White clad tables were lined along the wall like a row of dominoes, with not numbers but bottles matching up between tables. On every table red wine. Hardly a bottle of white in sight. What’s more, not red for the faint-hearted, but full-bodied, highly alcoholic and pulsing. Ripasso, Amarone della Valpolicella, Barolo, Barbaresco and Brunello di Montalcino. Every importer seemed to have a selection of these on his table. Bottles beckoned, promising to be better or more exciting than their equivalent on a neighbouring display.
Swedes I was told, like powerful wines. They can match them with many of their traditional dishes as well as with their flavoursome wild meats such as reindeer and elk. Ripasso and Amarone are great favourites.
I remember a time when Amarone was not drunk with food but rather at the end of a meal. With its rich flavours and high alcohol obtained from fermenting dried grapes, Amarone was one of those wines coined “vini da meditazione” (meditation wine) by the Italian food writer and activist Luigi Veronelli. Those were wines that were best consumed at the end of a meal, their dense structure, sweetness and high alcohol making them tricky to pair with food. Not that they require food: they are the perfect post-prandial beverage, to be enjoyed for what they are and how our being responds to them. And it is once the job of eating is over, that we can truly relax, properly talk, hold philosophical discussions and possibly meditate. The term “vino da meditazione”, however, came into existence a while back, in the 1970s. That was when table wines used to be between 11% and 12.5% abv, before alcohol levels started soaring in response to global warming and to the trend for picking grapes at maximum phenolic ripeness.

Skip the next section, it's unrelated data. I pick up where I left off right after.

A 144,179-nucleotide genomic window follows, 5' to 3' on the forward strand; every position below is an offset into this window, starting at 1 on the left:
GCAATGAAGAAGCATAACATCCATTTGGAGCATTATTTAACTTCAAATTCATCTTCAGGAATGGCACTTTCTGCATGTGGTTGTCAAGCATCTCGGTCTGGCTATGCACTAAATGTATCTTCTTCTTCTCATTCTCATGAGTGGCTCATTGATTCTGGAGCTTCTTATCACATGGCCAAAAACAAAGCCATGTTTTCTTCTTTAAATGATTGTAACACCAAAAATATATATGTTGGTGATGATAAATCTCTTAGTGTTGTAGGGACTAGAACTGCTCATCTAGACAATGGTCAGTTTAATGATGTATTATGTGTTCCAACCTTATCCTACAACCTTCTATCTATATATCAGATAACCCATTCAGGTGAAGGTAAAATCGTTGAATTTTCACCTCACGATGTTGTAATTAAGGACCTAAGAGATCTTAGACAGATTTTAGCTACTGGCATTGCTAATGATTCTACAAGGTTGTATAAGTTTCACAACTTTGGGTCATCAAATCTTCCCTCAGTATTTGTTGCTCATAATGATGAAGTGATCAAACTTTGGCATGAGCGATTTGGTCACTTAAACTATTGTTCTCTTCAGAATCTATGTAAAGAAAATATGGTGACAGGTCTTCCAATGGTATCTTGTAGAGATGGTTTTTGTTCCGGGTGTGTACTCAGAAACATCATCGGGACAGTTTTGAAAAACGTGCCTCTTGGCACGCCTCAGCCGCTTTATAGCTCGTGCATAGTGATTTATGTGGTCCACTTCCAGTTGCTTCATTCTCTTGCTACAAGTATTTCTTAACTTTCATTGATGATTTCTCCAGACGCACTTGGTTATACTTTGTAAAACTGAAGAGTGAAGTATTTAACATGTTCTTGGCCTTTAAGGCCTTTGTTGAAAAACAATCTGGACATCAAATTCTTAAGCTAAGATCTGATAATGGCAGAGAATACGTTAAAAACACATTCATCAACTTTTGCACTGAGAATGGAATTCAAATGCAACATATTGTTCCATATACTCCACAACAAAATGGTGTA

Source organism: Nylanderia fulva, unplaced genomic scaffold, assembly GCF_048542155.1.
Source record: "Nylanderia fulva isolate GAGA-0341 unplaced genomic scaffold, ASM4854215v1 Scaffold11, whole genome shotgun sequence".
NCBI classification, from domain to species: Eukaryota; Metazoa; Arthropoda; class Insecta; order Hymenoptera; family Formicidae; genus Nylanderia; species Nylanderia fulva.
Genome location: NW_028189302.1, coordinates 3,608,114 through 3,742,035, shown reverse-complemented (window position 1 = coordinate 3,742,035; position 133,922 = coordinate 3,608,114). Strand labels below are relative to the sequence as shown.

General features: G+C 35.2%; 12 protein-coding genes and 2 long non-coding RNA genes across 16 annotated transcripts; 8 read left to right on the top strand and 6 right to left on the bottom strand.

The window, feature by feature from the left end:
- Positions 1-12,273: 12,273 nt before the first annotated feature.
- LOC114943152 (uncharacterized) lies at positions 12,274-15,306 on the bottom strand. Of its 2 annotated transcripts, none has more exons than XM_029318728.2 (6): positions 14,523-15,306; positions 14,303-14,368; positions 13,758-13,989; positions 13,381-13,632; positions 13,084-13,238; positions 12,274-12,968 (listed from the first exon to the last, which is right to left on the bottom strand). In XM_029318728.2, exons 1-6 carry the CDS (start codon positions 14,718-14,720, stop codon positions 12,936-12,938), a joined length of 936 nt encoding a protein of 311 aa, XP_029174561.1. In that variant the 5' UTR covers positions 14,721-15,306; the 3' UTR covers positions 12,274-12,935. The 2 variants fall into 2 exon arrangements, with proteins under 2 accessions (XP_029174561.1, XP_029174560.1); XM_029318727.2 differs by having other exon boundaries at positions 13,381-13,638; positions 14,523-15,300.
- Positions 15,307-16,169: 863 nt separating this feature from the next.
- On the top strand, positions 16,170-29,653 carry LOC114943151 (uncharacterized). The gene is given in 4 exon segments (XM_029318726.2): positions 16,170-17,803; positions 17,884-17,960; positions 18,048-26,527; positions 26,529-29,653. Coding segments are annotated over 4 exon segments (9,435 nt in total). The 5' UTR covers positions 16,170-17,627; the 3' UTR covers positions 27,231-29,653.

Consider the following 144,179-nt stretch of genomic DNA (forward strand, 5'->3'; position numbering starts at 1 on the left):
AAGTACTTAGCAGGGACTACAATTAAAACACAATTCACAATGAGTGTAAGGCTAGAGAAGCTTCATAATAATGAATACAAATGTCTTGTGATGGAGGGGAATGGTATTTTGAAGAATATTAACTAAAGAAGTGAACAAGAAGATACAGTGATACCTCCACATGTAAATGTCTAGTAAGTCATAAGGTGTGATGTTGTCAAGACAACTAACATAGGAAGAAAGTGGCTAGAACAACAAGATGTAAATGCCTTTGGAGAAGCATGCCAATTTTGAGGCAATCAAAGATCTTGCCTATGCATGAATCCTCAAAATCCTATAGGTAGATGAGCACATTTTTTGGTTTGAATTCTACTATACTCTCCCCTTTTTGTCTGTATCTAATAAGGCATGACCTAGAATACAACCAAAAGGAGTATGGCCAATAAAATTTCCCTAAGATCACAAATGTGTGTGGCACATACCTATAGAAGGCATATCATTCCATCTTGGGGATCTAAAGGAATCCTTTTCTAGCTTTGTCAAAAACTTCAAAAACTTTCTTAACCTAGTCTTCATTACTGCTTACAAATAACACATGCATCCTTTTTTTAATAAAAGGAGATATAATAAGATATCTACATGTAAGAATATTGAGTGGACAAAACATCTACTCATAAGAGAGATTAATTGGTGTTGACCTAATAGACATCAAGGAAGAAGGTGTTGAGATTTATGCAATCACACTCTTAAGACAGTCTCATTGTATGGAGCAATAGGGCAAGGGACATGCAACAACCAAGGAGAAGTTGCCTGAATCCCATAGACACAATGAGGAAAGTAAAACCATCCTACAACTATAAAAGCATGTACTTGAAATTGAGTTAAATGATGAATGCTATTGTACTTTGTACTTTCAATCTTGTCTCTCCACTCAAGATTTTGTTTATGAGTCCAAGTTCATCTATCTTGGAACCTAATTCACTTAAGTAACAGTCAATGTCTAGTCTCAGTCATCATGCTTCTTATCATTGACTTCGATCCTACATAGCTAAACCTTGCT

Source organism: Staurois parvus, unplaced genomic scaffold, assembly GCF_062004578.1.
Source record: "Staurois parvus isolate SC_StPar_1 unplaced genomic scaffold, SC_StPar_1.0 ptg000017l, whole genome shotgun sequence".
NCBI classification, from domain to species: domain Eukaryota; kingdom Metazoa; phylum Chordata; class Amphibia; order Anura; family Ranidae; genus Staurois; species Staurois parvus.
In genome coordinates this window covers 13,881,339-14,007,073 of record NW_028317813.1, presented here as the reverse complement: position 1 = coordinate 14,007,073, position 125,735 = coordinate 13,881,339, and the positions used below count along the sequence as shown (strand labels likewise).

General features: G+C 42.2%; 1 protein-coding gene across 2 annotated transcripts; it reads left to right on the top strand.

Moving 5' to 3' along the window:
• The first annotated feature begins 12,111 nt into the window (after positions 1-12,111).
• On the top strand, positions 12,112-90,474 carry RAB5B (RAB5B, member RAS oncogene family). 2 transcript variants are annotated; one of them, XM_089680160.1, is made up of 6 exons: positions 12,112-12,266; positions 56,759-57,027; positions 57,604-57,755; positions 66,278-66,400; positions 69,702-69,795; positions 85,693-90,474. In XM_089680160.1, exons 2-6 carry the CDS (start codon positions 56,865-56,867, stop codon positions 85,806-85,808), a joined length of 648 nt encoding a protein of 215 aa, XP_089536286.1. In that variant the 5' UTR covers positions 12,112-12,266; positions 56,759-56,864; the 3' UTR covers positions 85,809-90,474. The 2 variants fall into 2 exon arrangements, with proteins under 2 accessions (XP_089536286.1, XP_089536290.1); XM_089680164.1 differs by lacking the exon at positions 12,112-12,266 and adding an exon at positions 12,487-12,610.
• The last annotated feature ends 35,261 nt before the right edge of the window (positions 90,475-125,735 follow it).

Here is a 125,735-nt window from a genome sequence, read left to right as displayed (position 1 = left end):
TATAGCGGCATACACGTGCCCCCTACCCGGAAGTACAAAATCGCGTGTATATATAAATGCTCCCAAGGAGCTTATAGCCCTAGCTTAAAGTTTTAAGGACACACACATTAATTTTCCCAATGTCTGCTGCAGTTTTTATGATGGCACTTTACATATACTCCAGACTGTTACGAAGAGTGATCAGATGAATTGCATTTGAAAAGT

Does “vino da meditazione” have any relevance today? Table wines are now between 13% and 15% abv and they are meatier. Consumers have progressively got used to stronger table wines and many like some sweetness and residual sugar in their fermented grapes. Meanwhile, the appetite for Amarone has increased. According to the Oxford Companion to Wine online, the production of Amarone has more than tripled between 1990 and 2003. Some producers are able to maintain the alcohol content at 15% or 15.5%, but it can reach 17%. Ripasso, made from refermenting new Valpolicella wine with the pomace of Amarone, is not quite as potent as Amarone. Nevertheless, the fermentation process is designed to give more power, depth, alcohol and sweetness to ordinary Valpolicella. It is a robust wine but its usual alcoholic content is equivalent to many table wines, i.e. 13.5%-14.5%. The boundaries of “vini da meditazione” have blurred with those of “vins de tous les jours”. Both are consumed interchangeably. If not by all, certainly by the Swedes.
What can we deduce from this? Is it a case of, in the words of Cole Porter, “Anything Goes”? Is it a trend? Admittedly, habits have changed. Dessert wines are not as popular as they once were and a meal is not necessarily sealed with an inevitable brandy. Does a full-bodied, ripe, appassimento wine bridge a meal through to coffee? It would be a shame to think that there is no room for some sort of meditation over a glass of wine once plates have been cleared away. Maybe there is no longer time for this in the busy twenty-first century. The meal, the part where we chew, has become the focal point for communion, with coffee the cue to soon get up and go. Furthermore, if powerful wines are served throughout an entire dinner, there is a reduced likelihood of reaching any form of enlightenment, let alone coffee-time before self-combustion. If you want to meditate, forget alcoholic vapours. Roll out your yoga mat and get chanting “Om” rather than “Amarone”.